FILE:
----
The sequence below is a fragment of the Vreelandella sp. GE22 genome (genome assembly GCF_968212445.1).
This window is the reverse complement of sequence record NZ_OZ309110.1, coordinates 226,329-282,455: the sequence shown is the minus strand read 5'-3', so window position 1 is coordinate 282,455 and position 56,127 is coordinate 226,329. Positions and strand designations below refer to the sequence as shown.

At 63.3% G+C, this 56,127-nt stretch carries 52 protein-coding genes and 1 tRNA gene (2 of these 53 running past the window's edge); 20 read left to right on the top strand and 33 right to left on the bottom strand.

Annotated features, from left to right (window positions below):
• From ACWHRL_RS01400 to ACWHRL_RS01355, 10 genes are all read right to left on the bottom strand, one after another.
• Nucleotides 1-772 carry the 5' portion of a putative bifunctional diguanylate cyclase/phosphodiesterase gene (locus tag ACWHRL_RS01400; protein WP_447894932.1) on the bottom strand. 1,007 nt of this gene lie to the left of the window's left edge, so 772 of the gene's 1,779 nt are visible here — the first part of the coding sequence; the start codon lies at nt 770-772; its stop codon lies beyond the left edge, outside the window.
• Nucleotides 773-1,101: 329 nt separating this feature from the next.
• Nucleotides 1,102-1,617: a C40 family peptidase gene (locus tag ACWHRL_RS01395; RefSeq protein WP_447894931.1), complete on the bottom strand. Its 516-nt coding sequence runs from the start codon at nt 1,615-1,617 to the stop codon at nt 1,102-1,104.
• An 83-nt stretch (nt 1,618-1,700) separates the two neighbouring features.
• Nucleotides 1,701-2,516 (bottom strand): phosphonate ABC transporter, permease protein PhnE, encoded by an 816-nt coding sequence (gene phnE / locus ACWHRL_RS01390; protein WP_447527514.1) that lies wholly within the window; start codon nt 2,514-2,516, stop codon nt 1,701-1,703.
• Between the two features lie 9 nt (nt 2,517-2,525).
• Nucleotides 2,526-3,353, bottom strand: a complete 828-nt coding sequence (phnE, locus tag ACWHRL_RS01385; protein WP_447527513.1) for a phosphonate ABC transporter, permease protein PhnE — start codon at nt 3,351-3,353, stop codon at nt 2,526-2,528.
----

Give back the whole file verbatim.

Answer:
The sequence below is a fragment of the Vreelandella sp. GE22 genome (genome assembly GCF_968212445.1).
This window is the reverse complement of sequence record NZ_OZ309110.1, coordinates 226,329-282,455: the sequence shown is the minus strand read 5'-3', so window position 1 is coordinate 282,455 and position 56,127 is coordinate 226,329. Positions and strand designations below refer to the sequence as shown.

At 63.3% G+C, this 56,127-nt stretch carries 52 protein-coding genes and 1 tRNA gene (2 of these 53 running past the window's edge); 20 read left to right on the top strand and 33 right to left on the bottom strand.

Annotated features, from left to right (window positions below):
• From ACWHRL_RS01400 to ACWHRL_RS01355, 10 genes are all read right to left on the bottom strand, one after another.
• Nucleotides 1-772 carry the 5' portion of a putative bifunctional diguanylate cyclase/phosphodiesterase gene (locus tag ACWHRL_RS01400; protein WP_447894932.1) on the bottom strand. 1,007 nt of this gene lie to the left of the window's left edge, so 772 of the gene's 1,779 nt are visible here — the first part of the coding sequence; the start codon lies at nt 770-772; its stop codon lies beyond the left edge, outside the window.
• Nucleotides 773-1,101: 329 nt separating this feature from the next.
• Nucleotides 1,102-1,617: a C40 family peptidase gene (locus tag ACWHRL_RS01395; RefSeq protein WP_447894931.1), complete on the bottom strand. Its 516-nt coding sequence runs from the start codon at nt 1,615-1,617 to the stop codon at nt 1,102-1,104.
• An 83-nt stretch (nt 1,618-1,700) separates the two neighbouring features.
• Nucleotides 1,701-2,516 (bottom strand): phosphonate ABC transporter, permease protein PhnE, encoded by an 816-nt coding sequence (gene phnE / locus ACWHRL_RS01390; protein WP_447527514.1) that lies wholly within the window; start codon nt 2,514-2,516, stop codon nt 1,701-1,703.
• Between the two features lie 9 nt (nt 2,517-2,525).
• Nucleotides 2,526-3,353, bottom strand: a complete 828-nt coding sequence (phnE, locus tag ACWHRL_RS01385; protein WP_447527513.1) for a phosphonate ABC transporter, permease protein PhnE — start codon at nt 3,351-3,353, stop codon at nt 2,526-2,528.